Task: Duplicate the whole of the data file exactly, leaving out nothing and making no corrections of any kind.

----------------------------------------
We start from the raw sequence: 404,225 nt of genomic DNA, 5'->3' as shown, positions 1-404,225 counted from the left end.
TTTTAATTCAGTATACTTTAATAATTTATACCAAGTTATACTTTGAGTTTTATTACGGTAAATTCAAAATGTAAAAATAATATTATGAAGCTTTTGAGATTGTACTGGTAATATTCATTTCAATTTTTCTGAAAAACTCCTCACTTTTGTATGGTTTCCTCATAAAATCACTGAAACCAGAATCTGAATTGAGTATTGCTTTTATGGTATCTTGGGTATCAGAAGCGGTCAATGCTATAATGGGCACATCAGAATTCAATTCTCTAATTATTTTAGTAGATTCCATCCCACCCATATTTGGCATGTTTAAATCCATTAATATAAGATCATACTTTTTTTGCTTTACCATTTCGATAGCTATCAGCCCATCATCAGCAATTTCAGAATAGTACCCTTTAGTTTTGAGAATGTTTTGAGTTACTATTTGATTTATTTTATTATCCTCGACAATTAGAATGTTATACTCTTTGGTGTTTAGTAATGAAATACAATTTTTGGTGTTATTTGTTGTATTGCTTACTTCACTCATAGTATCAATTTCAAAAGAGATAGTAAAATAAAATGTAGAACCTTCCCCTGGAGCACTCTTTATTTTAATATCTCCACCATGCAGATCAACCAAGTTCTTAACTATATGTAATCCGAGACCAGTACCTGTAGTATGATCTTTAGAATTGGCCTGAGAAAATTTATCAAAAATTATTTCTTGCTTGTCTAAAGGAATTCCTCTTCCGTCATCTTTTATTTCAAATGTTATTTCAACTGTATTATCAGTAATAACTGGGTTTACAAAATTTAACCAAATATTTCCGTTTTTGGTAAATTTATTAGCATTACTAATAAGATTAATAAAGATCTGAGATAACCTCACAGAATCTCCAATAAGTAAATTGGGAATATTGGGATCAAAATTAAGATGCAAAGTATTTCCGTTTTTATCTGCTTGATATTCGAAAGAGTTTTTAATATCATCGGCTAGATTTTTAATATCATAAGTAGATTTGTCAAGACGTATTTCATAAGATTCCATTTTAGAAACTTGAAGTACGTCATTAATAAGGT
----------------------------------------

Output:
We start from the raw sequence: 404,225 nt of genomic DNA, 5'->3' as shown, positions 1-404,225 counted from the left end.
TTTTAATTCAGTATACTTTAATAATTTATACCAAGTTATACTTTGAGTTTTATTACGGTAAATTCAAAATGTAAAAATAATATTATGAAGCTTTTGAGATTGTACTGGTAATATTCATTTCAATTTTTCTGAAAAACTCCTCACTTTTGTATGGTTTCCTCATAAAATCACTGAAACCAGAATCTGAATTGAGTATTGCTTTTATGGTATCTTGGGTATCAGAAGCGGTCAATGCTATAATGGGCACATCAGAATTCAATTCTCTAATTATTTTAGTAGATTCCATCCCACCCATATTTGGCATGTTTAAATCCATTAATATAAGATCATACTTTTTTTGCTTTACCATTTCGATAGCTATCAGCCCATCATCAGCAATTTCAGAATAGTACCCTTTAGTTTTGAGAATGTTTTGAGTTACTATTTGATTTATTTTATTATCCTCGACAATTAGAATGTTATACTCTTTGGTGTTTAGTAATGAAATACAATTTTTGGTGTTATTTGTTGTATTGCTTACTTCACTCATAGTATCAATTTCAAAAGAGATAGTAAAATAAAATGTAGAACCTTCCCCTGGAGCACTCTTTATTTTAATATCTCCACCATGCAGATCAACCAAGTTCTTAACTATATGTAATCCGAGACCAGTACCTGTAGTATGATCTTTAGAATTGGCCTGAGAAAATTTATCAAAAATTATTTCTTGCTTGTCTAAAGGAATTCCTCTTCCGTCATCTTTTATTTCAAATGTTATTTCAACTGTATTATCAGTAATAACTGGGTTTACAAAATTTAACCAAATATTTCCGTTTTTGGTAAATTTATTAGCATTACTAATAAGATTAATAAAGATCTGAGATAACCTCACAGAATCTCCAATAAGTAAATTGGGAATATTGGGATCAAAATTAAGATGCAAAGTATTTCCGTTTTTATCTGCTTGATATTCGAAAGAGTTTTTAATATCATCGGCTAGATTTTTAATATCATAAGTAGATTTGTCAAGACGTATTTCATAAGATTCCATTTTAGAAACTTGAAGTACGTCATTAATAAGGT